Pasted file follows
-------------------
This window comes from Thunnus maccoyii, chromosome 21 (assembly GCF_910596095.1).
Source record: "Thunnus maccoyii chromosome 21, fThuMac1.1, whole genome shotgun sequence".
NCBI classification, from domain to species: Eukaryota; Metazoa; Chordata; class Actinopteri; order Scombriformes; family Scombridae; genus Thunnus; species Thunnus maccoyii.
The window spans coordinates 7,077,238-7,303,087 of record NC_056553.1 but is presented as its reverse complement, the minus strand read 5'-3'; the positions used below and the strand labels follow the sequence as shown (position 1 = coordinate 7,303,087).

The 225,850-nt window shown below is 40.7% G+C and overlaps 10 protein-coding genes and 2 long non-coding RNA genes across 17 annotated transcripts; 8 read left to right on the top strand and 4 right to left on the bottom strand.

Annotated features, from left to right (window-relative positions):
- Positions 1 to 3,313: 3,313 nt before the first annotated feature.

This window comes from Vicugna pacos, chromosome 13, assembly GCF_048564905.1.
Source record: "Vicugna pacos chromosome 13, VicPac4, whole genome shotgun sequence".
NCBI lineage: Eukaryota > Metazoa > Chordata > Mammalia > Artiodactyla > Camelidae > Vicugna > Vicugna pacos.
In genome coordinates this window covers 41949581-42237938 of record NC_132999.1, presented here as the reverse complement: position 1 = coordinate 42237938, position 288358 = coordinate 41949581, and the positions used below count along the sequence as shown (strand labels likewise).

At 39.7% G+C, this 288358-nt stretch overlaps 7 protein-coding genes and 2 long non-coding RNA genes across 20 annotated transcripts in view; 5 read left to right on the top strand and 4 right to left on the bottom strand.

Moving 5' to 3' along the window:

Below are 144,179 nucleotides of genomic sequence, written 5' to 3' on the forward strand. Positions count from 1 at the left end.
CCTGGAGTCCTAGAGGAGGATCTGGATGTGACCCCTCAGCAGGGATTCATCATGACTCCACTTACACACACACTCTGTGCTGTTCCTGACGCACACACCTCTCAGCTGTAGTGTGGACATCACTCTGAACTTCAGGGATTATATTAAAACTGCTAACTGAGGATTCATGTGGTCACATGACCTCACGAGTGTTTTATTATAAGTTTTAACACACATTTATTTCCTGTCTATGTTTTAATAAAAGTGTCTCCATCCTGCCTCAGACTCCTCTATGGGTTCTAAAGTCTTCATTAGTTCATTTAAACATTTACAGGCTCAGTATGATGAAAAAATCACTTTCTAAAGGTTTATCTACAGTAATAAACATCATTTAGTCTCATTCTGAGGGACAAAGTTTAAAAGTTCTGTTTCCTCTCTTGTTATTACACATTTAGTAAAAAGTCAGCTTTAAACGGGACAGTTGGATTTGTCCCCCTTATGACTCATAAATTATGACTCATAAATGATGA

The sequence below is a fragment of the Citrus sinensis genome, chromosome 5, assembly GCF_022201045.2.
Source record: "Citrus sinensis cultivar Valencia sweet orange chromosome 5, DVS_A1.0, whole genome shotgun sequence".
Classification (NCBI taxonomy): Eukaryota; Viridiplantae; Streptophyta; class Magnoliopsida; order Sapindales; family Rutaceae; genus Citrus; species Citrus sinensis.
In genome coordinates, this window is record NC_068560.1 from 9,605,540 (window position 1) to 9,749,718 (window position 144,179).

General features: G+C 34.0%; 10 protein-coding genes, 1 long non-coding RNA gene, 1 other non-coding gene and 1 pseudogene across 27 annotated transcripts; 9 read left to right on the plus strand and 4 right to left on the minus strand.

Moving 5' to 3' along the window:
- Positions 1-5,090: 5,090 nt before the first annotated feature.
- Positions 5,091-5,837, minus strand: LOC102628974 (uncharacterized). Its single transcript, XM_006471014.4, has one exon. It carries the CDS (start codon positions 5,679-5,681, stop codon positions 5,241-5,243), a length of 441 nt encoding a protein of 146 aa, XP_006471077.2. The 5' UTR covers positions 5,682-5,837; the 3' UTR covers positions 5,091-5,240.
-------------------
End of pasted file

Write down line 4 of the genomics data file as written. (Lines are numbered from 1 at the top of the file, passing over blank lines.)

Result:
The window spans coordinates 7,077,238-7,303,087 of record NC_056553.1 but is presented as its reverse complement, the minus strand read 5'-3'; the positions used below and the strand labels follow the sequence as shown (position 1 = coordinate 7,303,087).